CLR Fun Stuff: How is my C# code converted into machine instructions?
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Multi-core CPU Caching: What is volatile?

I must give thanks to Jeffrey Richter for writing his wonderful book called CLR via C# as it cleared up the confusion about volatile keyword that I had.

How does CPU access variables in memory

We all have heard that CPUs have cache memory and having more cache memory at the CPU (L1,L2,L3) makes processing faster so when we buy a computer we try to buy it with a CPU with large cache memory. Why? The reason behind this is that in terms of CPU speed the RAM on motherboard is very slow. The memory that CPU has called cache memory is extremely faster than the normal memory.

So on the first run the CPU accesses the memory address and stores it in the cache. When the variable is accessed for the second time, it is returned from the cache. So all subsequent reads are done from the cache. The same thing happens for write operations as well. When the variable is changed, it is changed into the cache, also subsequent read/writes are done from cache. However the writes are eventually flushed into memory when cache is cleared or filled with other data. One of the intelligent things that the CPU does is when fetching the value of the variable (a few bytes) into the cache, it also fetches the values around it since the next variables to be used should be close by it.

Volatile1_2

This is fairly fine when you have only one CPU, but most of the PC and Laptops have multiple CPU. Now with the multiple processors this cache access can become problematic. With multi-core CPUs, true threading happens, two machine instructions get executed physically at the same time. Since two processors can have different caches, which are copies of the ram, they can have different values

In x86 and x64 processors (according to Jeffrey’s book) are designed to sync the caches of different processors so we may not see the problem. But the IA64 processor takes the advantage of the fact that each processor has its own cache and does not synchronize rigorously. So different threads executing may have put in different values in the cache.

Please note that one CPU may write to the its own cache, which will eventually be transferred to RAM, the other CPU may have read from the RAM which contained old value since the first CPU has not updated the value yet. See below (click on image for larger view)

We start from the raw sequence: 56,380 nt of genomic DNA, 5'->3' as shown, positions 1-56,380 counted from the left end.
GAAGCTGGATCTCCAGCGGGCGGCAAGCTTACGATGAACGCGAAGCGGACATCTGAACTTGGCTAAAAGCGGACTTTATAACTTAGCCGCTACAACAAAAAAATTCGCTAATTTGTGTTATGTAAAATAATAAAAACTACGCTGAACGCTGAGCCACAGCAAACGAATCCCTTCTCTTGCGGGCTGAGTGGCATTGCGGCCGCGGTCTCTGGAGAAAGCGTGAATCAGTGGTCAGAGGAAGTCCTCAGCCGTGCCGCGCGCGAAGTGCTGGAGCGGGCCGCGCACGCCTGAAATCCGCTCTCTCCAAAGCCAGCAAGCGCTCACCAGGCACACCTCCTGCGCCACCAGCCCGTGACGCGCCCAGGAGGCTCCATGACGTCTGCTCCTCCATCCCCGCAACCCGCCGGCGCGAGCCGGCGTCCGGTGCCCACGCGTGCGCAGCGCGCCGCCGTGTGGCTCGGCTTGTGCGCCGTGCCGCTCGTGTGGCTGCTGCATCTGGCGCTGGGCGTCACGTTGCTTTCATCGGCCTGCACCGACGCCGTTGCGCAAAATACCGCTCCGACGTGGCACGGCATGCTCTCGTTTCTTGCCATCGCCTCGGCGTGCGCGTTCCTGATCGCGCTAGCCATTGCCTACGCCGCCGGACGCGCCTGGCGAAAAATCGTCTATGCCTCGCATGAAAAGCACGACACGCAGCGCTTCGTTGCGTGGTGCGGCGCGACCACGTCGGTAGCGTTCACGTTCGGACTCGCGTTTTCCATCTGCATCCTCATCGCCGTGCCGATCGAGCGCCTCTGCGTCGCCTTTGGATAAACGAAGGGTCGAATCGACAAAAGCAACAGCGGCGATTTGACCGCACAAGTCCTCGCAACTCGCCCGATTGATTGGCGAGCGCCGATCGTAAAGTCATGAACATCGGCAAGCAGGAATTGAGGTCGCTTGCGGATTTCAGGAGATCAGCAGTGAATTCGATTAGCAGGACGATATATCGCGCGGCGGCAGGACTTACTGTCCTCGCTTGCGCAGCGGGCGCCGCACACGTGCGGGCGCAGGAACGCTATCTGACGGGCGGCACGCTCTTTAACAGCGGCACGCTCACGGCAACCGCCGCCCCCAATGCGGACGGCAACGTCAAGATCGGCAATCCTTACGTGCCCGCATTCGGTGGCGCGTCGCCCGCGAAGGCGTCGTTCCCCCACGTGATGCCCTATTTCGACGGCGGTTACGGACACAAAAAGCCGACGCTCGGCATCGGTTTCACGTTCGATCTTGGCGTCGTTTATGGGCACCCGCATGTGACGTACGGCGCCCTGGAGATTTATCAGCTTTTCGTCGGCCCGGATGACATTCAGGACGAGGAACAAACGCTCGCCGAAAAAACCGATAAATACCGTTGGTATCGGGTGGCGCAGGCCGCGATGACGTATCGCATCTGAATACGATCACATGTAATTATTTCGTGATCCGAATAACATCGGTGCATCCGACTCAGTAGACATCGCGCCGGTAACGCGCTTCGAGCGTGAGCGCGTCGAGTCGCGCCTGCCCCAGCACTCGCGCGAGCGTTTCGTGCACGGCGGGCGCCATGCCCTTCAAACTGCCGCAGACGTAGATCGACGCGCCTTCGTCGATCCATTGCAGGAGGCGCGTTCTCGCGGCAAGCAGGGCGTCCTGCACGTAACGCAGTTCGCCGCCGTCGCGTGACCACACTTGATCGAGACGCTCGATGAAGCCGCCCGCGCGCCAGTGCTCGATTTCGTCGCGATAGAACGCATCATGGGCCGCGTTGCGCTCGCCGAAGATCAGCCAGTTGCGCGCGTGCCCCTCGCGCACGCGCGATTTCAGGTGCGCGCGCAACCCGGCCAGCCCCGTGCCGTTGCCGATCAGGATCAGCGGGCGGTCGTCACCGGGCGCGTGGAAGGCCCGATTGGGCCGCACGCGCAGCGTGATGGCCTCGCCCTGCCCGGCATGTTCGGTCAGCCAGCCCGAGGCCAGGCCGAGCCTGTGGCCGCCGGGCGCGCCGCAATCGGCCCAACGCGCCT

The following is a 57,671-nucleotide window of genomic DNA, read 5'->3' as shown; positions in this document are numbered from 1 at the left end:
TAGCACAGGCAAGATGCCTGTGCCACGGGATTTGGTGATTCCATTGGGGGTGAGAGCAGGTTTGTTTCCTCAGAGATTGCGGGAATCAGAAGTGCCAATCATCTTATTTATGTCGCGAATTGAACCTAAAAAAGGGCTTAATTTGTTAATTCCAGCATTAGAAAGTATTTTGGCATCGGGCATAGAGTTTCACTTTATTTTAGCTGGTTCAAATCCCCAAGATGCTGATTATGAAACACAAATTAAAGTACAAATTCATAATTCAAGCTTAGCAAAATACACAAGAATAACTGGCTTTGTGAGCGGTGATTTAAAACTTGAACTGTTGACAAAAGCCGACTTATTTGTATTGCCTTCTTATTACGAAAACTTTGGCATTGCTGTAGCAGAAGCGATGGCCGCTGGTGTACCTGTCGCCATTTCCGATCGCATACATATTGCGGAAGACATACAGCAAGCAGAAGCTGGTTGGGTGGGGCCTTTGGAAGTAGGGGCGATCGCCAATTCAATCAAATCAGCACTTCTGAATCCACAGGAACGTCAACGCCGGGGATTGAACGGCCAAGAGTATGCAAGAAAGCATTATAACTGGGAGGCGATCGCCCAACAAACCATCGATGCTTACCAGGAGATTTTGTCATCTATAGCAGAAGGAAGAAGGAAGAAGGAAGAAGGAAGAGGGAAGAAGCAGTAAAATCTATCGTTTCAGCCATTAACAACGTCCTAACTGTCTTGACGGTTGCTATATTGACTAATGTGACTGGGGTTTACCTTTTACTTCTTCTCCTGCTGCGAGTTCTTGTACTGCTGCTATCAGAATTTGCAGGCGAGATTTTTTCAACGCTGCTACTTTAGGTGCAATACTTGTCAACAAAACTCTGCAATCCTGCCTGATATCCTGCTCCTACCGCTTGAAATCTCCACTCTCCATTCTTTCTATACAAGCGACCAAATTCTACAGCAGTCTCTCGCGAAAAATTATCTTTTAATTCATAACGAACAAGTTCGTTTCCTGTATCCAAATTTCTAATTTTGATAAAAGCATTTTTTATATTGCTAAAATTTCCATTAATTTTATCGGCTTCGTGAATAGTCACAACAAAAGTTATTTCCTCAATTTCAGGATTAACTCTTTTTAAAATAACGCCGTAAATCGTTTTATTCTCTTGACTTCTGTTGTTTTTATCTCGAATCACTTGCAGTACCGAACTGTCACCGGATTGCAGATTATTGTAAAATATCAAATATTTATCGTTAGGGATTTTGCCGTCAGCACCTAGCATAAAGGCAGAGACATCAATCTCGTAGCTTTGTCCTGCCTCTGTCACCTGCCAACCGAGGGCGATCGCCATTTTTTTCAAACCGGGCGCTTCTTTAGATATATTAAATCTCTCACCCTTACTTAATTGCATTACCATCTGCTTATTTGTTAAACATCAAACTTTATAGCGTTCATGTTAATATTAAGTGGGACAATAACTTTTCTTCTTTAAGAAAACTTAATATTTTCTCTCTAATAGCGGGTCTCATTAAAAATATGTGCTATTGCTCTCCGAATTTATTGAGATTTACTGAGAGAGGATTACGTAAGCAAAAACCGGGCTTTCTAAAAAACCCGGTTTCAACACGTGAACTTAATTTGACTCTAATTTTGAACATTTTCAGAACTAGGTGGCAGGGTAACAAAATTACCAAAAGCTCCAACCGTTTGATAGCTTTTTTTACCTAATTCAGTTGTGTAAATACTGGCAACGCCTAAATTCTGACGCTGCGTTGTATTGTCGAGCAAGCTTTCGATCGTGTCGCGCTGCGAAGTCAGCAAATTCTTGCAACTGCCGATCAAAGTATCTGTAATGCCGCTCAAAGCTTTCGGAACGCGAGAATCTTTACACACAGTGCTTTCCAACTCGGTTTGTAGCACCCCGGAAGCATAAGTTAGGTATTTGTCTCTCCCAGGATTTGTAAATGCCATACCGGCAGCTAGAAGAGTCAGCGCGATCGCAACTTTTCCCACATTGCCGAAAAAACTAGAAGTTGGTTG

Volatile2

So this creates an obvious concurrency problem. That is where the volatile keyword comes in. If you declare a field volatile it is always read from memory and written into memory immediately. However it must be noted that all interlocked operation (again thank to Jeffrey) like lock, Monitor, Mutex, Semaphore etc synchronizes the caches. So this volatile keyword is not needed for those.

But volatile variables are slower. It would have been great if there was a write volatile only variable.

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Comments

Moim Hossain

Again a good post.
I would like to add a bit more though. volatile variables are pretty useful while doing multi threading work, disregarding the number of CPU. While I used to write code in good-old C/C++ I came to know that, if there is a code snippet like..

int i = 0; // declare some where globally

//...then in some method

for( i = 0; i < 1024; ++ i)
{
// do something useful
}

Now assume some other method running concurrently that evaluates the value of i.

In this case, the compiler will optimize the variable i before starting the loop. it will initialize i with 0 before starting the loop and then load the value into the CPU register and will increment it directly into the register.
so the actual i in memory will hold zero for all the time the loop continues. Eventually when the loop terminates, the memory variable will be updated with the value 1024.
Therefore, if any other thread try to read the value of i during the looping, it will always find a zero and all of a sudden it will find a value 1024.
So if we need to get each iteration value for i in memory -from all thread, we need to declare the i as volatile.
if it is declared as volatile compiler will not optimize it during the loop incrementation.

I guess this was the primary theory inventing the key word volatile...(I am talking about the context of Turbo C, C++ while ppl were using 8086, and there was not even dreams of multiple CPU. )

Thanks shiplu bhai again for an informative post.

Moim Hossain

A quick experiment can be shown here..

public partial class Form1 : Form
{
public Form1()
{
InitializeComponent();
}

private int i = 0;

private void button1_Click(object sender, EventArgs e)
{
for (i = 0; i 0)
{
found = "YEAP";
}
}

private void button2_Click(object sender, EventArgs e)
{
this.Text = found;
}
}

In to the above code, if the i can be read something other than zero then the string found will hold a value YEAP. But it never happens. So alike C, C++ , C# is also not an exception.

Moim Hossain

:( some how the code snippet is getting screwed.

private int i = 0;

private void button1_Click(object sender, EventArgs e)
{
for (i = 0; i 0)
{
found = "YEAP";
}
}

private void button2_Click(object sender, EventArgs e)
{
this.Text = found;
}

Peter

But volatile variables are slower. It would have been great if there was a write volatile only variable.

look at ->

Thread.VolatileWrite

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